PSI Structural Biology Knowledgebase

PSI | Structural Biology Knowledgebase
Header Icons
E-Collection

Related Articles
Automating NMR Structures
April 2015
Protein Folding and Misfolding: A TRiC-ster that Follows the Rules
March 2015
Virology: Making Sensitive Magic
March 2014
Microbiome: Solid-State NMR, Crystallized
September 2013
Membrane Proteome: Making DNA Nanotubes for NMR Structure Determination
August 2013
Protein-Nucleic Acid Interaction: Inhibition Through Allostery
July 2013
Cell-Cell Interaction: Magic Structure from Microcrystals
March 2013
Membrane Proteome: Soft Sampling
December 2012
Membrane Proteome: Specific vs. Non-specific weak interactions
November 2012
Automatic NMR
September 2012
NMR structure test
September 2012
To structure, faster
August 2012
S is for solubility
June 2012
Blind faith
April 2012
Follow the RNA leader
December 2011
Making invisible proteins visible
October 2011
A fragmented approach to membrane protein structures
September 2011
Molecular replacement by magnetic resonance
August 2011
Solutions in the solution
June 2011
No more labeled lipids
May 2011
Capsid assembly in motion
April 2011
NMR challenges current protein hydration dogma
March 2011
Solving homodimeric structures with NMR
November 2010
CASD-NMR: assessing automated structure determination by NMR
June 2010
Peptidoglycan binding: Calcium-free killing
June 2010
Removing the NMR bottleneck
April 2010
NMR has its wiki way
March 2010
Extremely salty
February 2010
The future of NMR
September 2009
Tips for crystallizing membrane proteins
June 2009
Faster solid-state NMR
May 2009
Powerful NMR
April 2009
Activating BAX
December 2008

Automatic NMR

SBKB [doi:10.1038/sbkb.2011.99]
Technical Highlight - September 2012
Short description: A new protocol for automated NMR protein structure determination minimizes instrument time and efficiently produces high-quality structures.

Ensemble stereo view of the NMR "Structure A" of YP_926445.1 determined in the first phase of the J-UNIO protocol. α-helices and β-sheets are colored red and green, respectively. Figure courtesy of Pedro Serrano.

NMR structure determination of proteins with 150 residues or less has become increasingly automated, and several distinct protocols are now available. Compared to the traditional interactive approach, automated protocols are less biased and more efficient, yet often require some manual input during the data flow. Bottlenecks are typically encountered during either chemical shift assignment or compilation of distance restraints from nuclear Overhauser enhancement (NOE) data.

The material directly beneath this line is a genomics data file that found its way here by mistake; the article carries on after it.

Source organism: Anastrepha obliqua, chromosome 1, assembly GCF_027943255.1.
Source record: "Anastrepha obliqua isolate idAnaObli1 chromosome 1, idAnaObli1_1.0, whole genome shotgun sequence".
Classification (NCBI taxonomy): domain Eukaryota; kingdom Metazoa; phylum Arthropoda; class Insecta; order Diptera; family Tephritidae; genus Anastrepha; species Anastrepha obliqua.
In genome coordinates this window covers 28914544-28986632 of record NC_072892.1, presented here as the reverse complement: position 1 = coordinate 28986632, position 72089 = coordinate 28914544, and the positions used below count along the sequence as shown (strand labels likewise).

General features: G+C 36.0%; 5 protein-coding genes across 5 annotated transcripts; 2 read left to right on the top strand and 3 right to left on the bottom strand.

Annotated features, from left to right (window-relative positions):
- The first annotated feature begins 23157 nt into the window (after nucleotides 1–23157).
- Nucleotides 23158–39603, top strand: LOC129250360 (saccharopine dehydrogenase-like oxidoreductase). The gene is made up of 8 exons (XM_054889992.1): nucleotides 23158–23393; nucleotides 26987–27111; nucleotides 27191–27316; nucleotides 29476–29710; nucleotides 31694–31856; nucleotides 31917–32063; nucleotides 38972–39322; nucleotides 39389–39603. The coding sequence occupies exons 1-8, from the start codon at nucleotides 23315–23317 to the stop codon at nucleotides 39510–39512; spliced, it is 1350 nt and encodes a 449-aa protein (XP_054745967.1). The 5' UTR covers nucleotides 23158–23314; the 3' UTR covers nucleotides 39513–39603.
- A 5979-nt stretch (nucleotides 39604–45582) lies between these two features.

Wüthrich and colleagues (PSI JCSG) have developed a streamlined protocol, J-UNIO, based on automated projection spectroscopy (APSY) and NOE experiments for data acquisition and the modular UNIO software for resonance assignment and structure calculation. The authors selected the 115-residue protein YP_926445.1 from the Gram-negative bacterium Shewanella amazonensis to illustrate the J-UNIO procedure. Assessment of an NMR profile of signal intensities from a microscale sample indicated that the APSY experiments would succeed, and a UNIO module was used to assign the backbone chemical shifts. The authors next used another UNIO module to generate side-chain assignments from the same 1H-1H NOE data sets that provide the distance constraints for automated calculation of an intermediate “Structure A” for interactive validation. Further NOE assignments and distance restraints were then obtained, allowing calculation of a high-resolution “Structure V” ensemble which was rigorously validated using several quality criteria. The YP_926445.1 protein contains a novel fold used to generate a new Pfam family, which now includes members from over 50 bacterial species.

The authors applied the J-UNIO protocol to 17 targets from the JCSG pipeline ranging in size from 67 to 149 residues. To maximize success rates, the authors were relatively generous with instrument time and acquired high-resolution APSY data resulting in backbone assignments that were generally between 81–96% complete and contained very few errors. For the set of 17 proteins, extensions of the assignments to near completion was achieved in only a few hours of interactive analysis. The authors caution that while up to 5% erroneous NOE-based side chain assignments are possible, these are permissive with respect to calculating the correct fold. They further note that the J-UNIO protocol starts from the raw data, unlike most other automated procedures. Further comparisons of automated protocols will determine which will find broad applicability in the protein NMR community.

Michael A. Durney

References

  1. P. Serrano et al. The J-UNIO protocol for automated protein structure determination by NMR in solution.
    J. Biomol. NMR. 53, 341-354 (2012). doi:10.1007/s10858-012-9645-2

Structural Biology Knowledgebase ISSN: 1758-1338
Funded by a grant from the National Institute of General Medical Sciences of the National Institutes of Health